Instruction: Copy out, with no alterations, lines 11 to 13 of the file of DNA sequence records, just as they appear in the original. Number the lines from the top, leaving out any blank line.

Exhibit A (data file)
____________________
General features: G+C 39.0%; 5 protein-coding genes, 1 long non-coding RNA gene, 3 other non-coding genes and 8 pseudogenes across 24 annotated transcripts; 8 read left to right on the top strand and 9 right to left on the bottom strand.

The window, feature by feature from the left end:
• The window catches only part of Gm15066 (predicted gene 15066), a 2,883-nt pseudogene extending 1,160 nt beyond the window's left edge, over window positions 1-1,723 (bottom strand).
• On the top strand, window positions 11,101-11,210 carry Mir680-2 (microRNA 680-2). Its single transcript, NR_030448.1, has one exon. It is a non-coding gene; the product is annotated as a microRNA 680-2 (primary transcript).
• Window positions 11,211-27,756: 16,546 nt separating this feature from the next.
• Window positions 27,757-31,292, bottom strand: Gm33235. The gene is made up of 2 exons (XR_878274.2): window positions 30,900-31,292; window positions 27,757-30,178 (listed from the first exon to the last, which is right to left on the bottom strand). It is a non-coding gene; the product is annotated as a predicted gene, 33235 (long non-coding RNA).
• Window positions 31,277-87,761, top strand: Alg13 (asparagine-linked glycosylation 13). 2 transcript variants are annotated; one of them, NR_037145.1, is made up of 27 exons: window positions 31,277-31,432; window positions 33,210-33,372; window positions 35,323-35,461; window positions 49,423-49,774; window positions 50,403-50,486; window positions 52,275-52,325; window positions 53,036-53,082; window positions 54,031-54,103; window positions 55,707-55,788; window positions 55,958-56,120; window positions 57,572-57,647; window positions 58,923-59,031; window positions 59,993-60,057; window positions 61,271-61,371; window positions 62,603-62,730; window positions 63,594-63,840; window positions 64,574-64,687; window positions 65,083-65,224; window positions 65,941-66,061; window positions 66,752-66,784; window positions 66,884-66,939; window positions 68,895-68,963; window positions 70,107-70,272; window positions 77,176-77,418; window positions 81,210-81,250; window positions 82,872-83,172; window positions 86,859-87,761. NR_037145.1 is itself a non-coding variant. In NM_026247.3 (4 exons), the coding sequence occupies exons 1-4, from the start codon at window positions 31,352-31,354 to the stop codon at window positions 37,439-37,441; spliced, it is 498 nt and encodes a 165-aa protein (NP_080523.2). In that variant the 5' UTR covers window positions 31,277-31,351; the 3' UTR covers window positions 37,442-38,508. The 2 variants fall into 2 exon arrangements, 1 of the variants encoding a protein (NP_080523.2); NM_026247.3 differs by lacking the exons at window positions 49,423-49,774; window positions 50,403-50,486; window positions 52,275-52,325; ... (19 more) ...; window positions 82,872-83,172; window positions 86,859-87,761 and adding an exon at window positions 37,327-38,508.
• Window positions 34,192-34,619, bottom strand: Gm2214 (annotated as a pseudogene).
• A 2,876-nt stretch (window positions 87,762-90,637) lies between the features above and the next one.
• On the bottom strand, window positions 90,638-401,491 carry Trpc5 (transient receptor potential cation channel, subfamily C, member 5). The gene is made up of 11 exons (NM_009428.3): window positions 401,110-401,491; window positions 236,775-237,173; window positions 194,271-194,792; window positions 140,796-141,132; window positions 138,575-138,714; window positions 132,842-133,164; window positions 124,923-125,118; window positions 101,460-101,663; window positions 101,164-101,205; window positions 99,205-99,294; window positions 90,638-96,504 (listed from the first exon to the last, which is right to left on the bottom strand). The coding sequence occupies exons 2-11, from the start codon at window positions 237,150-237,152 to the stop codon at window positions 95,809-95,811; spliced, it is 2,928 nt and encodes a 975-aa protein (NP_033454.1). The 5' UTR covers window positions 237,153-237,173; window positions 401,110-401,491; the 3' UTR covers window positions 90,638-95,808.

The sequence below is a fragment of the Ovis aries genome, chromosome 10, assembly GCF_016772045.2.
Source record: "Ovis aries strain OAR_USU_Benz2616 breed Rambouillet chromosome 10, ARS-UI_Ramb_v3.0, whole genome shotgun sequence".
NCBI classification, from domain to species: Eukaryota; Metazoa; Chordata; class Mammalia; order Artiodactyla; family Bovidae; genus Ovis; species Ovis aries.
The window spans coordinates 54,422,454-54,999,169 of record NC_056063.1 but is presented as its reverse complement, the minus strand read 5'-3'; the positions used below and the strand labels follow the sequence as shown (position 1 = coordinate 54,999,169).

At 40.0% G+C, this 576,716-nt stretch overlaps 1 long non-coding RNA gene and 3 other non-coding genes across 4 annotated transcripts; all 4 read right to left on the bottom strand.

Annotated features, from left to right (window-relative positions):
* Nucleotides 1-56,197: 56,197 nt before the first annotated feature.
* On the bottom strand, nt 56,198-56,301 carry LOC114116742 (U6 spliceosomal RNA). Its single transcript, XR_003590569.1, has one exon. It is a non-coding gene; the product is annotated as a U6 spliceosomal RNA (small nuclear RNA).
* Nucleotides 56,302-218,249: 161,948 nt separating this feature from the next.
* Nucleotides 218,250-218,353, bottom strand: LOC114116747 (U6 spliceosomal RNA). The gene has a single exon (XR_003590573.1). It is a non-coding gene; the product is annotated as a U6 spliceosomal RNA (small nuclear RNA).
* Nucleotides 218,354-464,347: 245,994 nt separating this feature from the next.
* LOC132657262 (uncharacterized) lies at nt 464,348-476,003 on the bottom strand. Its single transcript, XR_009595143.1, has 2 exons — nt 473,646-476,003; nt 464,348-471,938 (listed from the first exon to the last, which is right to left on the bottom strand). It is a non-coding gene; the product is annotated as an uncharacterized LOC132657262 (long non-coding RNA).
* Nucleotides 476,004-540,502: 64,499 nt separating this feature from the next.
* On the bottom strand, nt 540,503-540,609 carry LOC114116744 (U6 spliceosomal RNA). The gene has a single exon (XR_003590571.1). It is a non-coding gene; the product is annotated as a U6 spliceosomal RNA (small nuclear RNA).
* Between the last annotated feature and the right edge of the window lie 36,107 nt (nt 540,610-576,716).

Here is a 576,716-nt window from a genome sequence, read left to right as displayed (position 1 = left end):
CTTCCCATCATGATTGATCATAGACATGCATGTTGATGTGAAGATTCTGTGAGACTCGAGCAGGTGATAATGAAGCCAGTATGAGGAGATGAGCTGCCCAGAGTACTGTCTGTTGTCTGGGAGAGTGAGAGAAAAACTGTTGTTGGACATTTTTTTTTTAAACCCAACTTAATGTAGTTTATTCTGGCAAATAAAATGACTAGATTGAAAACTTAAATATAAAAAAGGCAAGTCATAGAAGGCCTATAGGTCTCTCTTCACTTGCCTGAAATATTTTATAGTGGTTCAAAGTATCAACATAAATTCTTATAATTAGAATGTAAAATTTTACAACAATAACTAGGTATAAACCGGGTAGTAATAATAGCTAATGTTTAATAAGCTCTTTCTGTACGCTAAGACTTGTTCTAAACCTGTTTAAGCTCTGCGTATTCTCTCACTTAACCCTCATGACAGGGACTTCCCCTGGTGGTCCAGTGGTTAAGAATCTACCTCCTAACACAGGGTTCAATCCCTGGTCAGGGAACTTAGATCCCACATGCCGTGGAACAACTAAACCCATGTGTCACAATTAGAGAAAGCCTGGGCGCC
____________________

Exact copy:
The sequence below is a fragment of the Ovis aries genome, chromosome 10, assembly GCF_016772045.2.
Source record: "Ovis aries strain OAR_USU_Benz2616 breed Rambouillet chromosome 10, ARS-UI_Ramb_v3.0, whole genome shotgun sequence".
NCBI classification, from domain to species: Eukaryota; Metazoa; Chordata; class Mammalia; order Artiodactyla; family Bovidae; genus Ovis; species Ovis aries.